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Does anyone know how the method of logarithmic accuracy works and what do I have to know about it (as far as applied Mathematics is concerned)? Any references, examples or guidelines would be appreciated.

Thank you

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  • $\begingroup$ Where have you seen it? A Google search didn't turn up anything that looked right. $\endgroup$ Apr 16 '13 at 20:51
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    $\begingroup$ I have seen in a Quantum Mechanics class, in which the professor used the method to solve an integral with infrared divergence. However, I did not ask the question in the physics exchange because it appeared to be a pure mathematical question that could have been answered better by a mathematician. $\endgroup$
    – Heber
    Apr 16 '13 at 21:05
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    $\begingroup$ I am a physicist and I have no idea what you mean by "infrared divergence." $\endgroup$
    – Ron Gordon
    Apr 16 '13 at 21:21
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A quantity is said to be calculated “to logarithmic accuracy” when in an expansion like $$ F(\varepsilon) = c \sum_{n=2}^{\infty} A^n \sum_{m=2}^{n} a_{n,m} \ln^{n-m}(\varepsilon/E) ~, $$ only the coefficients $a_{n,m}$ associated with the most divergent terms are calculated exactly while the coefficients for $m>2$ are determined by an approximation procedure.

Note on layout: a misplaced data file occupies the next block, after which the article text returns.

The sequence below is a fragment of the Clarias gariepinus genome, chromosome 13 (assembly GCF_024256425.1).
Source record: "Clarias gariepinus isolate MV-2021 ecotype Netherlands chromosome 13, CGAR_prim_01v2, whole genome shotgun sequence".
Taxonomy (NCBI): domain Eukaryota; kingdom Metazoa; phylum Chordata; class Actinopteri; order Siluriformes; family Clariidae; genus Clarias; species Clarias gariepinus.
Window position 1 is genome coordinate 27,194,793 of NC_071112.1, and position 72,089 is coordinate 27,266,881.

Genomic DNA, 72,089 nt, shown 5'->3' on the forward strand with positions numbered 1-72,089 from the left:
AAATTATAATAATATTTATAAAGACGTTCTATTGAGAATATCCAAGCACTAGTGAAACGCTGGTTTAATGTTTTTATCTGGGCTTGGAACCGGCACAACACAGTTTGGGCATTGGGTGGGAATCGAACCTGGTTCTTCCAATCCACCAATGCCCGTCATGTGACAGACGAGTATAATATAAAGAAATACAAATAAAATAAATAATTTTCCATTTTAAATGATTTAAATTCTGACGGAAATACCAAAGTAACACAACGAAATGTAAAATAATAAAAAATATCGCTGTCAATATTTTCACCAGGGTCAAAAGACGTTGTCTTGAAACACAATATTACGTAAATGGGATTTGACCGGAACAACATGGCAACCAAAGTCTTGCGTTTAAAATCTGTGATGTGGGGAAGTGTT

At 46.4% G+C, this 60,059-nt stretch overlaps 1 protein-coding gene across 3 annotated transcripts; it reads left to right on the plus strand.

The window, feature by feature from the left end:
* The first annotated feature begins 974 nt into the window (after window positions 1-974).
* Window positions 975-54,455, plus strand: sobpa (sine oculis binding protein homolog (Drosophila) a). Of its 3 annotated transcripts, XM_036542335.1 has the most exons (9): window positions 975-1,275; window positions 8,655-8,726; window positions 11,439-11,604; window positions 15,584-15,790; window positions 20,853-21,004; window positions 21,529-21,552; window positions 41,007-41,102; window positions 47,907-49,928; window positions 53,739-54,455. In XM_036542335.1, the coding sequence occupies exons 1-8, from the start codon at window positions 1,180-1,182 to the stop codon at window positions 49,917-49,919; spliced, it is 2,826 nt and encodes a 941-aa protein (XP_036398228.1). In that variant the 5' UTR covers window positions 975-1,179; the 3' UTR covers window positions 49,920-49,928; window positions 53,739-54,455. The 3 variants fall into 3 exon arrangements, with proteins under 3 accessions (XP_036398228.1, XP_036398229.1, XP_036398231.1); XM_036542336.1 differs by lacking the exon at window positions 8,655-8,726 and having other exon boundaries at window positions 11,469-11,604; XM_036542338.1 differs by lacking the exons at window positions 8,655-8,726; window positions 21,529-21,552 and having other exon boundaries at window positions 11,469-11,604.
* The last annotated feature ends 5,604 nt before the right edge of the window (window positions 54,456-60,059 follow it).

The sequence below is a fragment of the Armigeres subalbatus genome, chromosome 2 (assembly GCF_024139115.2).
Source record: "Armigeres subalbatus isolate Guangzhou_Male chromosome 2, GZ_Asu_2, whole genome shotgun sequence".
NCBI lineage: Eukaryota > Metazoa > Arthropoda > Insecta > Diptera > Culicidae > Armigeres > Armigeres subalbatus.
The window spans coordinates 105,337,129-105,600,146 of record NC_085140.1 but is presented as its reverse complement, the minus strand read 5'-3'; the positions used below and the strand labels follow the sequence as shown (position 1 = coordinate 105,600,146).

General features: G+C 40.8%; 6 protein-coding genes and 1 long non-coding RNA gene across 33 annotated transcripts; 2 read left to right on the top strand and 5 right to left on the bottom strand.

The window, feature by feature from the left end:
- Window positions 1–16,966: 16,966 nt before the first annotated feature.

ref: Duke, C. B., and S. D. Silverstein, “Does Logarithmic Accuracy Uniquely Define the Low‐Temperature Properties of Dilute Magnetic Alloy Systems?”, J. Appl. Phys. 39 (1968) 708, http://dx.doi.org/10.1063/1.2163592 .

As a side remark, infra-red divergence, i.e., divergence of calculated physical quantities at low energy/momentum/temperature scales, is a widely known (and perhaps, ubiquitous) issue in current-day condensed matter physics, and has many important consequences.

In models of condensed matter physics, ultraviolet divergences present not a problem but a nuisance. Their presence indicates that the continuum description is incomplete, i.e. the behaviour of long-wavelength excitations depends on shorter length scales. ... . Infrared divergences are more interesting. Their appearance is always an indication of an incorrectly chosen reference ground state. For example, if electrons in a metal attract, it is wrong to approximate them as free particles; the real ground state is a superconducting condensate of electron pairs. This ground state is orthogonal to the ground state of the non-interacting electron gas and therefore is unreachable by a perturbation expansion. There is no universal recipe for how to choose a correct ground state. Sometimes it is relatively easy (as for ordinary superconductors), sometimes it is not easy at all.

[Tsvelik, A. M. Quantum field theory in condensed matter physics. Cambridge University Press (2006), p. 48]

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